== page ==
Luxembourg Institute of Socio-Economic Research (LISER)
Maison des Sciences Humaines
11, Porte des Sciences
L-4366 Esch-sur-Alzette / Belval
LISER Salle de Conference, 1st Floor
Joint work with Barbara Boelmann, Lena Janys and Luisa Santiago Wolf.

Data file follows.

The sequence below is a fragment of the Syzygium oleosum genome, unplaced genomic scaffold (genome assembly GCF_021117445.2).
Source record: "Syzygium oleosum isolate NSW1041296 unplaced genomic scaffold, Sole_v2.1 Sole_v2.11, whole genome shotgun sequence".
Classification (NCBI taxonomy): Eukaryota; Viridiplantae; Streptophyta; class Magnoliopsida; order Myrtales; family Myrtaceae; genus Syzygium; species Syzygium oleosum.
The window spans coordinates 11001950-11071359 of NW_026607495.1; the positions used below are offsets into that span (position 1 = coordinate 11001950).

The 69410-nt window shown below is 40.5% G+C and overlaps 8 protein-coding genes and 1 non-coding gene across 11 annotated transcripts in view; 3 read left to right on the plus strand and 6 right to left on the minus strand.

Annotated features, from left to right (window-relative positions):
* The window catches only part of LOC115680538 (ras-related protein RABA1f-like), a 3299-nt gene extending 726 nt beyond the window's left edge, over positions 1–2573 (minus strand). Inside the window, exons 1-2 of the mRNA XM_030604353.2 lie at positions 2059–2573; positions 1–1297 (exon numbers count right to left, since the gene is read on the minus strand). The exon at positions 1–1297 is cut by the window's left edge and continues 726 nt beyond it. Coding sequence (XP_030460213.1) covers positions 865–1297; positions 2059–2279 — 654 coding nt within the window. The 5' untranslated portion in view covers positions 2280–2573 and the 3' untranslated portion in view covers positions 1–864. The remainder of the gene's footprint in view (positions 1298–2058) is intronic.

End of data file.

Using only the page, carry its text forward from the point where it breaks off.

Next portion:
Recent research has documented the lack of diversity in the labor market, especially in academia. Increasing diversity in the workforce is often stated as a goal and one of the challenges of modern labor markets. In this paper, we address the question whether diversity increases, even without any targeted policy interventions, when academic labor markets become tighter. We study the academic labor market for professors in Germany, a traditionally slack labor market in which males are over-represented and in which closed networks may play an important role. We explore two natural experiments that unexpectedly increased labor demand for professors. First, using newly digitized administrative data from the German Federal Statistical Office on academic staff during the German university expansion in the 1960s and 70s, we document an increase in the share of female professors from 0.6% in 1960 to about 4% in 1977. Second, we explore between-subject variation in university staff replacements in East Germany that followed the German Reunification. Using administrative microdata on university personnel, we find that nine years after the fall of the German wall professors are significantly younger in the Social Sciences (strongly affected by replacements) compared to STEM subjects (barely affected), in the East relative to the West. There is no significant change in the share of female professors, but a significant and sizeable increase in diversity of academic backgrounds, measured by the university of the final post-doctoral qualification (habilitation). Our analyses demonstrate that positive labor demand shocks can contribute to more diversity and, even without targeted policy interventions, can have the potential to break up some of the “Old-Boys' Club”